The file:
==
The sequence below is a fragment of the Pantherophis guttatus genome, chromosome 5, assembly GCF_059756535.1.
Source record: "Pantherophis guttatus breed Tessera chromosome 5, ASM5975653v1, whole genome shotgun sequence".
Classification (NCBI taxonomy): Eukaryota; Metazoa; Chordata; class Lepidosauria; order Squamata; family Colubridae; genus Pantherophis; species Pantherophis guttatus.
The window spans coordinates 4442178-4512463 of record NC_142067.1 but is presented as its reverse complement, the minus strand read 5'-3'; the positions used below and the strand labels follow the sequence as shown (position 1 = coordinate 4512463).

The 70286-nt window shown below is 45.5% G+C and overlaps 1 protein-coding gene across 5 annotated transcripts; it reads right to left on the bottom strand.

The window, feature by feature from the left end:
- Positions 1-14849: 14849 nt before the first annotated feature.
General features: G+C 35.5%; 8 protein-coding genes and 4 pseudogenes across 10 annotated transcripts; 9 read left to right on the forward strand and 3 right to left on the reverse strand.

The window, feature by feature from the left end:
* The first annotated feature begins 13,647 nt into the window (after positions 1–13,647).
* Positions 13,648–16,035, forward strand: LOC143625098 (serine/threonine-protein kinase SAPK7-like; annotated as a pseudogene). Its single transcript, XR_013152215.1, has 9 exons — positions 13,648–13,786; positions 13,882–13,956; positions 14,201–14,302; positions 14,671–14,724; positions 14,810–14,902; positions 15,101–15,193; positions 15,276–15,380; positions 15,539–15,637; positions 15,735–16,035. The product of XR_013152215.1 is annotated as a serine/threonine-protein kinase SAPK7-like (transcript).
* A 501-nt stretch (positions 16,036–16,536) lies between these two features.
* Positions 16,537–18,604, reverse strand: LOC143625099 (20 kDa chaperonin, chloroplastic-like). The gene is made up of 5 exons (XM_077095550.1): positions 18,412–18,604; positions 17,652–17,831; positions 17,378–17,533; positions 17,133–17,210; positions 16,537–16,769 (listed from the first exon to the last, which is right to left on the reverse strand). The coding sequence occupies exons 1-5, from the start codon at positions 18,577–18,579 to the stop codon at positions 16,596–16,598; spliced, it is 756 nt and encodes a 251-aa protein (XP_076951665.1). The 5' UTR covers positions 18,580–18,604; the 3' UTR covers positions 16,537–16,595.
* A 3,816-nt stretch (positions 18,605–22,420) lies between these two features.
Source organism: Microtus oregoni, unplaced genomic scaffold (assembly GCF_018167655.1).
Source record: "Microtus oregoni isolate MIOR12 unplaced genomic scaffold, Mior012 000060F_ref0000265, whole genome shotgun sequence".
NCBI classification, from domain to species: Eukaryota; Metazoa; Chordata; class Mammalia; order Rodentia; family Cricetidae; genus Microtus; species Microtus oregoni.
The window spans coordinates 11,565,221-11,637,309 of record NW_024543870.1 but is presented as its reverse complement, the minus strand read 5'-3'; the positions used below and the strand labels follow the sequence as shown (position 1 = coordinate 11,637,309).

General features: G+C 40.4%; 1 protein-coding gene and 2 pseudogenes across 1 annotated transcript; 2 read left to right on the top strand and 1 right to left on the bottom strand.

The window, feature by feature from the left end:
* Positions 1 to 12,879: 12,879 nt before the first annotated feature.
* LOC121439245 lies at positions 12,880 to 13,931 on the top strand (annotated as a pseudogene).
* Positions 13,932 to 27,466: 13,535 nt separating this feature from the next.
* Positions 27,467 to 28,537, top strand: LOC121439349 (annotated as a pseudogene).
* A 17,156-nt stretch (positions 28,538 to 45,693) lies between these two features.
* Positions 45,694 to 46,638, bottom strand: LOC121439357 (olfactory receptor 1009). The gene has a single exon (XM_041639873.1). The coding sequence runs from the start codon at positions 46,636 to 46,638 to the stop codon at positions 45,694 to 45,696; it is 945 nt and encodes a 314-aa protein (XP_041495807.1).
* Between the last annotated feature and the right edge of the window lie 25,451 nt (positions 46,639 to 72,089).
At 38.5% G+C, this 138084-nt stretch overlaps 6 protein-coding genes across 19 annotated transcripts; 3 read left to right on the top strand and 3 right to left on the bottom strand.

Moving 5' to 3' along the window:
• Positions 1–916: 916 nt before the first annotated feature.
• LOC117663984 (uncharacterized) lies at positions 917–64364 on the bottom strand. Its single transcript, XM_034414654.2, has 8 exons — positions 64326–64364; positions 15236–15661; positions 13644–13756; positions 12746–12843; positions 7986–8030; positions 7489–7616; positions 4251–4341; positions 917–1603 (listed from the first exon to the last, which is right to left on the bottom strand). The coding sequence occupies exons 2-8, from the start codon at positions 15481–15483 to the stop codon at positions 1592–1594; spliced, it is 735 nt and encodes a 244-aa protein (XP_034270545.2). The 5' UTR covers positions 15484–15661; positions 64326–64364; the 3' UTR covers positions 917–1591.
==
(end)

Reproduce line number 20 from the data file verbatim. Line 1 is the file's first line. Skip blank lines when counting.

The window, feature by feature from the left end: